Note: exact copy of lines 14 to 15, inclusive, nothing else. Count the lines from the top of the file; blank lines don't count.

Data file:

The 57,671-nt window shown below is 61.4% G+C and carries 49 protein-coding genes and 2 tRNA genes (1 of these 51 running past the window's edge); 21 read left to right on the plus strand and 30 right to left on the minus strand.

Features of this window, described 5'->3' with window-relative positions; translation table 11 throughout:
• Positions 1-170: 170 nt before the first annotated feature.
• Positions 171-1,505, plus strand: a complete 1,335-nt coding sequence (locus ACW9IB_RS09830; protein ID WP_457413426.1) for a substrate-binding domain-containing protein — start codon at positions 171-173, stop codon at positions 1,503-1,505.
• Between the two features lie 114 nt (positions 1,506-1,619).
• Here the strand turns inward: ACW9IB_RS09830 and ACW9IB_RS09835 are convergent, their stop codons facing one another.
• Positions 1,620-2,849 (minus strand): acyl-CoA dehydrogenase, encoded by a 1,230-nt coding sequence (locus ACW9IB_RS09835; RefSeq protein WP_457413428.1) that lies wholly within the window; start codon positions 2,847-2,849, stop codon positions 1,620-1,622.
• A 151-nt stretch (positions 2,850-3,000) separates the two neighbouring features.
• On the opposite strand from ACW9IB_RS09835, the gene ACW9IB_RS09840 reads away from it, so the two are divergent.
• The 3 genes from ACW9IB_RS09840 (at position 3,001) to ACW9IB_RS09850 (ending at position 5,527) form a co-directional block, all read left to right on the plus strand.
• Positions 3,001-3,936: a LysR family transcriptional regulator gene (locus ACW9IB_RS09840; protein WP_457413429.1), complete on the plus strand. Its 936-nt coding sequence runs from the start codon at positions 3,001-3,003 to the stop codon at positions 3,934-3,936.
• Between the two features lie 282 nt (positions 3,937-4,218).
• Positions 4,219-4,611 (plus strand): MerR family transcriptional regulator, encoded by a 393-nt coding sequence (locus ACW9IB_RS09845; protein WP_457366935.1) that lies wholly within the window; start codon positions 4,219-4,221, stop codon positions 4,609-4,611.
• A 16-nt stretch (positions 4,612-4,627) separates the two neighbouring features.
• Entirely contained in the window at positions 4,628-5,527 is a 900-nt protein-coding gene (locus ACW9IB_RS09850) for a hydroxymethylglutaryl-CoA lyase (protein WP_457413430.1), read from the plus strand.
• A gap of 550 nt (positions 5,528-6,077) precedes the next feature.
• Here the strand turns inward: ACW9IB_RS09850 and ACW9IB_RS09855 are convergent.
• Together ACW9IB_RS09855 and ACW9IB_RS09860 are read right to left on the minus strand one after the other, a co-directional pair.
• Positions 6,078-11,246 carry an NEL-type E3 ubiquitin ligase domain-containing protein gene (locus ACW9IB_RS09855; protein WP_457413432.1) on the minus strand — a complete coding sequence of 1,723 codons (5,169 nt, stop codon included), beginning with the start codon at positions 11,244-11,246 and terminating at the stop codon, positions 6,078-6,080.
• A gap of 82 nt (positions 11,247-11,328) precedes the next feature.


• A 16-nt stretch (positions 4,612-4,627) separates the two neighbouring features.
• Entirely contained in the window at positions 4,628-5,527 is a 900-nt protein-coding gene (locus ACW9IB_RS09850) for a hydroxymethylglutaryl-CoA lyase (protein WP_457413430.1), read from the plus strand.